Meanwhile, Culture Action Europe, a pan-EU campaign group representing more than 80,000 cultural organisations, urged ministers to back the plan.

A statement and petition presented to Denamrk's Elbaek urged ministers to "stand strong with the Creative Europe proposal and support the budget increase as an investment in our future.”

Economic studies indicate that the creative sector is worth around 4.5 percent of the EU's GDP and employs 3.8 percent of the bloc's workforce.

EU countries ponder massive increase in arts spending

The European Commission's plan to launch the world's largest ever cultural funding programme is to be tested in coming weeks as EU states ponder if they want arts spending to go up 37 percent.

Riga says it can handle expense of being EU Capital of Culture

Despite slashed budgets and economic woes, Latvia's capital Riga is confident of being able to raise the necessary funding for a series of cultural events in 2014, when it is due to become the European capital of culture, its mayor told this website.

Opinion

Moving the single market for online music

The EU's collecting societies have not adapted to the global shift to the digital age. Instead, music pirates seize the opportunities that the online world offers, writes Michel Barnier, EU commissioner for Internal Market and Services.

EU will not start Brexit future talks before March

Transition talks could start in January, and detailed negotiations on the future and trade relations in mid-April, as Brussels awaits for London to say what sort of relationship it wants. Last week's deal is now 'Davis-proofed', one EU official said.

News in Brief

  1. EU bank delays gas pipeline decision
  2. Hungary's leftwing parties join Jobbik in anti-Orban protest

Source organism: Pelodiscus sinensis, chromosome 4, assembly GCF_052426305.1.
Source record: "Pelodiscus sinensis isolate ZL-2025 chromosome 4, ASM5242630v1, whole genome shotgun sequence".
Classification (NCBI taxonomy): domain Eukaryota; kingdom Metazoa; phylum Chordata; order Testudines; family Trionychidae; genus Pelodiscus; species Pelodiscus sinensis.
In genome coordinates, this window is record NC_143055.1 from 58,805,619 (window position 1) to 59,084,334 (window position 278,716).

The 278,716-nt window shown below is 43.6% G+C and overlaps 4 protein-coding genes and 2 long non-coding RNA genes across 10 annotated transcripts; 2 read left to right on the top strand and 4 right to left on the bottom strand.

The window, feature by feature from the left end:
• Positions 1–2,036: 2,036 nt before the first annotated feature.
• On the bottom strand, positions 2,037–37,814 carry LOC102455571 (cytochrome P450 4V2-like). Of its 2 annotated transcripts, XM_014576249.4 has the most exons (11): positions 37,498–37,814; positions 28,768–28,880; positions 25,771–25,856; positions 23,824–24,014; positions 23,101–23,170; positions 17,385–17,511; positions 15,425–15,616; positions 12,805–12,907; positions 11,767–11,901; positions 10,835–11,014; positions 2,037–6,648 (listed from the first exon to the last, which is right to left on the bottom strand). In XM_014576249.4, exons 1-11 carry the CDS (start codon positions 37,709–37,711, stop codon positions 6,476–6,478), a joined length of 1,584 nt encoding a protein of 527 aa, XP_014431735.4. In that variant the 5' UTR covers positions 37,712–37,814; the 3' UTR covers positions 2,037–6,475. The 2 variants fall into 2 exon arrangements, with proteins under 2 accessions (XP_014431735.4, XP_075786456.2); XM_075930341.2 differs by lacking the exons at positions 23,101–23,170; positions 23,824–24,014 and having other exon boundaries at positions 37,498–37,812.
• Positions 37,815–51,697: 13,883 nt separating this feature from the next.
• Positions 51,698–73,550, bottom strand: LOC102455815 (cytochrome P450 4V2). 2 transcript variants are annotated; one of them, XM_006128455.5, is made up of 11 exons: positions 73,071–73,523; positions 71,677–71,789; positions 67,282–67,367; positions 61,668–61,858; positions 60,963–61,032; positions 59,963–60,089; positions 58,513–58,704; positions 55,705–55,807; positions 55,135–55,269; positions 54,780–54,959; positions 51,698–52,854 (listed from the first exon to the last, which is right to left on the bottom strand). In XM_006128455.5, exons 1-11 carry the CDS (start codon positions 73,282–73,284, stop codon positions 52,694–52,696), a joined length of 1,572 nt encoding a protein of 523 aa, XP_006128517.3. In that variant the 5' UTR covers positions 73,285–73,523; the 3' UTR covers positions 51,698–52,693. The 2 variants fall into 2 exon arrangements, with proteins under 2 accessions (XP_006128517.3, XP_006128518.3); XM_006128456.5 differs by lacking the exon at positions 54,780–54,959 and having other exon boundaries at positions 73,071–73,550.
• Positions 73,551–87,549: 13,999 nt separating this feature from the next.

3. Barnier: EU will not accept UK backtracking on Brexit deal
  4. Puigdemont to return to Catalonia if elected
  5. Commission approves EasyJet partial takeover of Air Berlin
  6. EU medical command centre due next year
  7. Auditors: EU 'green' farm payments fail ecology criteria
  8. Austria gas explosion creates Italian energy 'emergency'

Stakeholders' Highlights

  1. ACCACFOs Risk Losing Relevance If They Do Not Embrace Technology
  2. UNICEFMake the Digital World Safer for Children & Increase Access for the Most Disadvantaged
  3. European Jewish CongressWelcomes Recognition of Jerusalem as the Capital of Israel and Calls on EU States to Follow Suit
  4. Mission of China to the EUChina and EU Boost Innovation Cooperation Under Horizon 2020
  5. European Gaming & Betting AssociationJuncker’s "Political" Commission Leaves Gambling Reforms to the Court
  6. AJC Transatlantic InstituteAJC Applauds U.S. Recognition of Jerusalem as Israel’s Capital City
  7. EU2017EEEU Telecom Ministers Reached an Agreement on the 5G Roadmap
  8. European Friends of ArmeniaEU-Armenia Relations in the CEPA Era: What's Next?
  9. Mission of China to the EU16+1 Cooperation Injects New Vigour Into China-EU Ties
  10. EPSUEU Blacklist of Tax Havens Is a Sham
  11. EU2017EERole of Culture in Building Cohesive Societies in Europe
  12. ILGA EuropeCongratulations to Austria - Court Overturns Barriers to Equal Marriage

Latest News

  1. Last chance for Poland to return property to its rightful owners
  2. Commission attacks Tusk on 'anti-European' migrant plan
  3. Volkswagen tells EU: we will fail on our recall promise
  4. EU will not start Brexit future talks before March
  5. Bitcoin risky but 'limited phenomenon', says EU
  6. Panama Papers - start of sensible revolution in EU tax affairs?
  7. Lebanon crisis overshadows EU aid for Syrian refugees
  8. New Polish PM brings same old government